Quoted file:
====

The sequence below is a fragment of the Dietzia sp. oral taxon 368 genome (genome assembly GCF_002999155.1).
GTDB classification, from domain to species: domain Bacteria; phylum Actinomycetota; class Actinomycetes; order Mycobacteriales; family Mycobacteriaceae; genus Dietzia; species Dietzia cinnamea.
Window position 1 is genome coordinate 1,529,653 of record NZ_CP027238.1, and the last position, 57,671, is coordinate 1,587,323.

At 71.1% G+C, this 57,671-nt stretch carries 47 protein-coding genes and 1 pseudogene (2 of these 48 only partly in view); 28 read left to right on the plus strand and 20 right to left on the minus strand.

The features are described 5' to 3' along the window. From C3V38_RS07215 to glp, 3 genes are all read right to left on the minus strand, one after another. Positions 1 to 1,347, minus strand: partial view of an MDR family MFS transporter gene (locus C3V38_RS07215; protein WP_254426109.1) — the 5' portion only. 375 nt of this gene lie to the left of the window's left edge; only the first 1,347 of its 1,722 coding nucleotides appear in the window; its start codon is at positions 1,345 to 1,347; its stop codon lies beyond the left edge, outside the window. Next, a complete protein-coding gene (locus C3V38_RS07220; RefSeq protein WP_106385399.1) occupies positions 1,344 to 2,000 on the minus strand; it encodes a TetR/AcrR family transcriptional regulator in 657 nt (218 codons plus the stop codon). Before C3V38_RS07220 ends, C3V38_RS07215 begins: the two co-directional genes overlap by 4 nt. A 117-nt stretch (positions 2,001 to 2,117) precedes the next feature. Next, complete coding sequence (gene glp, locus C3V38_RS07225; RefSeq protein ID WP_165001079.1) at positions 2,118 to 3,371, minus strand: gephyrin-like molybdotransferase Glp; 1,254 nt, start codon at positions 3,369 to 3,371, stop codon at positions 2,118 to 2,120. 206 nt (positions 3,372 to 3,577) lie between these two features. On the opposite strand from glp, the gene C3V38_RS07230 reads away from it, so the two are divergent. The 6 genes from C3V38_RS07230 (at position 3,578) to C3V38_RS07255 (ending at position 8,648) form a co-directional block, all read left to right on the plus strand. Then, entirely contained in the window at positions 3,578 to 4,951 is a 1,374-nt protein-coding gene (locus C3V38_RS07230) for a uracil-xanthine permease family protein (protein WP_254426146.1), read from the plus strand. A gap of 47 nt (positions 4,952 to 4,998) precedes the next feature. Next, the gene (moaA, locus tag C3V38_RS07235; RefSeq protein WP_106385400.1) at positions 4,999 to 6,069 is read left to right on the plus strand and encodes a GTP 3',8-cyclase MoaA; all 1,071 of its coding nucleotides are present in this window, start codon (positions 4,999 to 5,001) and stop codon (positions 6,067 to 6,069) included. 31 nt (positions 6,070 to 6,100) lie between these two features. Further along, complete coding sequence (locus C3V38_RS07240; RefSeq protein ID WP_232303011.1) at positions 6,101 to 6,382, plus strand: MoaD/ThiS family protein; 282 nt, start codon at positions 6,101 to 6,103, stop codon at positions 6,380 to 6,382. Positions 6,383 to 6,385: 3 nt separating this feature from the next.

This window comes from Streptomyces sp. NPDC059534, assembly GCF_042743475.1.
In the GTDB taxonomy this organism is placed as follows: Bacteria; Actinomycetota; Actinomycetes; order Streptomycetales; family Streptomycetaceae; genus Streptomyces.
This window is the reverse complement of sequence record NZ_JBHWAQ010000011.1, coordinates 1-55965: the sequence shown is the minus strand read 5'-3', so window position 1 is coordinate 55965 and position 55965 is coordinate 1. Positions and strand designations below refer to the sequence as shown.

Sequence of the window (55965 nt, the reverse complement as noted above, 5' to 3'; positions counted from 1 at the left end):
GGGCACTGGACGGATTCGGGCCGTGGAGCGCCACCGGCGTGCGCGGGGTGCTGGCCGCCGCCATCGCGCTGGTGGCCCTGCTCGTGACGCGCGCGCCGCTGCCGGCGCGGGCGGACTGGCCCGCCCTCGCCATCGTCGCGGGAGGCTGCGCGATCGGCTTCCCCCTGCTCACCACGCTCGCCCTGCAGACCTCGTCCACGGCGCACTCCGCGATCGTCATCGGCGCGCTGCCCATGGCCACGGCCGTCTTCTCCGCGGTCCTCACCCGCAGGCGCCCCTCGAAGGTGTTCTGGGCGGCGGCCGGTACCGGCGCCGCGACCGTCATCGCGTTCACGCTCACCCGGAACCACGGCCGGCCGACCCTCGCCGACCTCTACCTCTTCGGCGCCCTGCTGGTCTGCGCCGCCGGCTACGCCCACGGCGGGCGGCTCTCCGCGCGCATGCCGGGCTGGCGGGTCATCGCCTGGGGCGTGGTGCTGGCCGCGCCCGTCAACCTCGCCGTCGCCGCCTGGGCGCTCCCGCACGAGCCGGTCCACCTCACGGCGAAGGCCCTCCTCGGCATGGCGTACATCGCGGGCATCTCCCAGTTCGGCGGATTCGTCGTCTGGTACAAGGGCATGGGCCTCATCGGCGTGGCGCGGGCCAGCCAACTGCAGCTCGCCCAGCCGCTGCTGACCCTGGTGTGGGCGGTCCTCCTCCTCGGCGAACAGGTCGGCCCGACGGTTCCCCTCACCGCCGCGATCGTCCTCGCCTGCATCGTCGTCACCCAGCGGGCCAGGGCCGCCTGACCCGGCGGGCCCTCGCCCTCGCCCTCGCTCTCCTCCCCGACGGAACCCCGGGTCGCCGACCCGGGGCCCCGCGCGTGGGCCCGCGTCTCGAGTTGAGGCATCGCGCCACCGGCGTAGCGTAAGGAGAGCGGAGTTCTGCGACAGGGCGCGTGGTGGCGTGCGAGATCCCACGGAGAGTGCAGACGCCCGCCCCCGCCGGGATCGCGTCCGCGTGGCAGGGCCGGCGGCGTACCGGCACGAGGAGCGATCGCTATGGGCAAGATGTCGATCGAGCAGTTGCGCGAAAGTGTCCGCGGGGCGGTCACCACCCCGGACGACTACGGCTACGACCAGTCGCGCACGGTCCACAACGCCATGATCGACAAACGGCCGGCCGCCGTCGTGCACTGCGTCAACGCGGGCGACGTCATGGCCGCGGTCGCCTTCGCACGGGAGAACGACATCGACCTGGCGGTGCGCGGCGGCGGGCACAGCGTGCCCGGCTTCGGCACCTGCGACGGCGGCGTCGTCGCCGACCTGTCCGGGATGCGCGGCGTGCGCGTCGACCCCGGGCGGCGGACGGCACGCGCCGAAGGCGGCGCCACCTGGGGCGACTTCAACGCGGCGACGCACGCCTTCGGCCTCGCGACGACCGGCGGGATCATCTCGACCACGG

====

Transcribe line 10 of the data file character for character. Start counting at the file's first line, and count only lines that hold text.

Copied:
GGGCACTGGACGGATTCGGGCCGTGGAGCGCCACCGGCGTGCGCGGGGTGCTGGCCGCCGCCATCGCGCTGGTGGCCCTGCTCGTGACGCGCGCGCCGCTGCCGGCGCGGGCGGACTGGCCCGCCCTCGCCATCGTCGCGGGAGGCTGCGCGATCGGCTTCCCCCTGCTCACCACGCTCGCCCTGCAGACCTCGTCCACGGCGCACTCCGCGATCGTCATCGGCGCGCTGCCCATGGCCACGGCCGTCTTCTCCGCGGTCCTCACCCGCAGGCGCCCCTCGAAGGTGTTCTGGGCGGCGGCCGGTACCGGCGCCGCGACCGTCATCGCGTTCACGCTCACCCGGAACCACGGCCGGCCGACCCTCGCCGACCTCTACCTCTTCGGCGCCCTGCTGGTCTGCGCCGCCGGCTACGCCCACGGCGGGCGGCTCTCCGCGCGCATGCCGGGCTGGCGGGTCATCGCCTGGGGCGTGGTGCTGGCCGCGCCCGTCAACCTCGCCGTCGCCGCCTGGGCGCTCCCGCACGAGCCGGTCCACCTCACGGCGAAGGCCCTCCTCGGCATGGCGTACATCGCGGGCATCTCCCAGTTCGGCGGATTCGTCGTCTGGTACAAGGGCATGGGCCTCATCGGCGTGGCGCGGGCCAGCCAACTGCAGCTCGCCCAGCCGCTGCTGACCCTGGTGTGGGCGGTCCTCCTCCTCGGCGAACAGGTCGGCCCGACGGTTCCCCTCACCGCCGCGATCGTCCTCGCCTGCATCGTCGTCACCCAGCGGGCCAGGGCCGCCTGACCCGGCGGGCCCTCGCCCTCGCCCTCGCTCTCCTCCCCGACGGAACCCCGGGTCGCCGACCCGGGGCCCCGCGCGTGGGCCCGCGTCTCGAGTTGAGGCATCGCGCCACCGGCGTAGCGTAAGGAGAGCGGAGTTCTGCGACAGGGCGCGTGGTGGCGTGCGAGATCCCACGGAGAGTGCAGACGCCCGCCCCCGCCGGGATCGCGTCCGCGTGGCAGGGCCGGCGGCGTACCGGCACGAGGAGCGATCGCTATGGGCAAGATGTCGATCGAGCAGTTGCGCGAAAGTGTCCGCGGGGCGGTCACCACCCCGGACGACTACGGCTACGACCAGTCGCGCACGGTCCACAACGCCATGATCGACAAACGGCCGGCCGCCGTCGTGCACTGCGTCAACGCGGGCGACGTCATGGCCGCGGTCGCCTTCGCACGGGAGAACGACATCGACCTGGCGGTGCGCGGCGGCGGGCACAGCGTGCCCGGCTTCGGCACCTGCGACGGCGGCGTCGTCGCCGACCTGTCCGGGATGCGCGGCGTGCGCGTCGACCCCGGGCGGCGGACGGCACGCGCCGAAGGCGGCGCCACCTGGGGCGACTTCAACGCGGCGACGCACGCCTTCGGCCTCGCGACGACCGGCGGGATCATCTCGACCACGG